Heb, v. 7.

i Jam, i. 2. Col. i. 11, 12.

και επισκηση. .

[The rod has a voice which we ought to hear; and, if we would attend to it, would discover to us many hidden but grievous abominations, which lurk unseen in our hearts.] Let us carry them all to a throne of grace

[It is to little purpose to complain of them to our fellowcreatures: but “God never says to any, Seek ye my face in vain.] Let us exercise faith in the Lord Jesus Christ

(He says to us, “ Believe in God; believe also in ME.". He is God, equal with the Father; and “in him all fulness dwells." His promise is addressed to all his suffering and tempted people; and the truth of it shall be experienced by them all.” Only let us believe in him; and no adversary shall be too strong, no calamity too heavy, no duty too difficult; for " all things are possible to him that believeth.”]

I Phil. i. 20.

m Mic. vi. 9.'

a John xiv. I,


1 Chron. iv. 10. And Jabez called on the God of Israel, say,

ing, Oh, that thou wouldest bless me indeed, and enlarge my coast, and that thine hand might be with me, and that thou wouldest keep me from evil, that it may not grieve me. And God granted him that which he requested.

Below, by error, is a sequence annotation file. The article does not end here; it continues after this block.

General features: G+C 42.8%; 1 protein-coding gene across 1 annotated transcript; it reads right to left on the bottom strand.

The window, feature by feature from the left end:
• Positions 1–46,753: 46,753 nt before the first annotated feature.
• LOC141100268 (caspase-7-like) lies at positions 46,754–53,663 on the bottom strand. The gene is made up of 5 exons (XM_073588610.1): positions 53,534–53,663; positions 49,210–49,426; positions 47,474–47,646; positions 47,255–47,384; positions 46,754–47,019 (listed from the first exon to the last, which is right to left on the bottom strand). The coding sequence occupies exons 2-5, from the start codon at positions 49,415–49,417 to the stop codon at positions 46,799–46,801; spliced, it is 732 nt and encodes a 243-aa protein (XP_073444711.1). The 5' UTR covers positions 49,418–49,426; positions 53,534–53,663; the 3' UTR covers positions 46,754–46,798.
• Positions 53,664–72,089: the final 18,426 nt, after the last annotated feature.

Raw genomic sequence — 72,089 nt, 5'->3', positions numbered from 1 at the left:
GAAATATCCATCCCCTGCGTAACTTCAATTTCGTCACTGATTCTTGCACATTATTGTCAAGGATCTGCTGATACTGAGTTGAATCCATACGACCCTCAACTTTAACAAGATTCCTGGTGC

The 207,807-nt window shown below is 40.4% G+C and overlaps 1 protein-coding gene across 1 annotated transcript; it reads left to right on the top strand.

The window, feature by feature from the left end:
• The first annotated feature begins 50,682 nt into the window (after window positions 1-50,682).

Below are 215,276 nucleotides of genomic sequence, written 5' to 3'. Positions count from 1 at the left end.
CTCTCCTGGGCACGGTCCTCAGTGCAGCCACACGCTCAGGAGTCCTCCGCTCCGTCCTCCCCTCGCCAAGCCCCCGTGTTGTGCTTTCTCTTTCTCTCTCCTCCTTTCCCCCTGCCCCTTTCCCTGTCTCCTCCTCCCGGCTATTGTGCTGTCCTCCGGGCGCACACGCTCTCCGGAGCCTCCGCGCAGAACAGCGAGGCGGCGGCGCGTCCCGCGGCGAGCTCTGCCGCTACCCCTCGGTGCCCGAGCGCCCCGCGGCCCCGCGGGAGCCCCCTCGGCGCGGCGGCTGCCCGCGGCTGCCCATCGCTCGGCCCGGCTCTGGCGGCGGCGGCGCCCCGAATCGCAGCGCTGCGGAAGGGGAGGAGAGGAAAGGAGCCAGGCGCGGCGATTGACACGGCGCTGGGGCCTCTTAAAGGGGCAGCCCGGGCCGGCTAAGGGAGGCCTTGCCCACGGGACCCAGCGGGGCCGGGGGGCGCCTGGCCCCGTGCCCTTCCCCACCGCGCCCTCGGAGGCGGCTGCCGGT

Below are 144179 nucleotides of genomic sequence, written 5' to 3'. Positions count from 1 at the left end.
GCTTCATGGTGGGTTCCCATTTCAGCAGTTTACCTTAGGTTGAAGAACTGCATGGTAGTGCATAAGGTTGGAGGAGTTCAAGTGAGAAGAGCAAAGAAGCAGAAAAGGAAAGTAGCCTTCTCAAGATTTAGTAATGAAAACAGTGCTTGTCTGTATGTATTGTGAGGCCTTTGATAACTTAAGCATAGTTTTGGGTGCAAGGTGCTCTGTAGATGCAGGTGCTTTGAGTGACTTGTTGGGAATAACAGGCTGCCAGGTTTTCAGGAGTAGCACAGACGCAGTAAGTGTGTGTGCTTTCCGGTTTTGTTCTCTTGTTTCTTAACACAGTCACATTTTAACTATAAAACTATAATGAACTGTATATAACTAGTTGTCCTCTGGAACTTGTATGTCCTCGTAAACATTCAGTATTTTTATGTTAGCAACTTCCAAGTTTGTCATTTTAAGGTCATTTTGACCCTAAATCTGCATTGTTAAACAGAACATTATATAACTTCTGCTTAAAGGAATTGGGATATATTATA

REMARKABLE is the honour which God puts upon prayer

And numberless are the instances which are recorded of its efficacy

Jabez is here mentioned in a long catalogue of namesBut while the names only of others are recorded, he is particularly noticed

He is even declared to have been more honourable than all his brethren

This distinction indeed might be given him on account of his primogeniture

But it was certainly still more due on account of his piety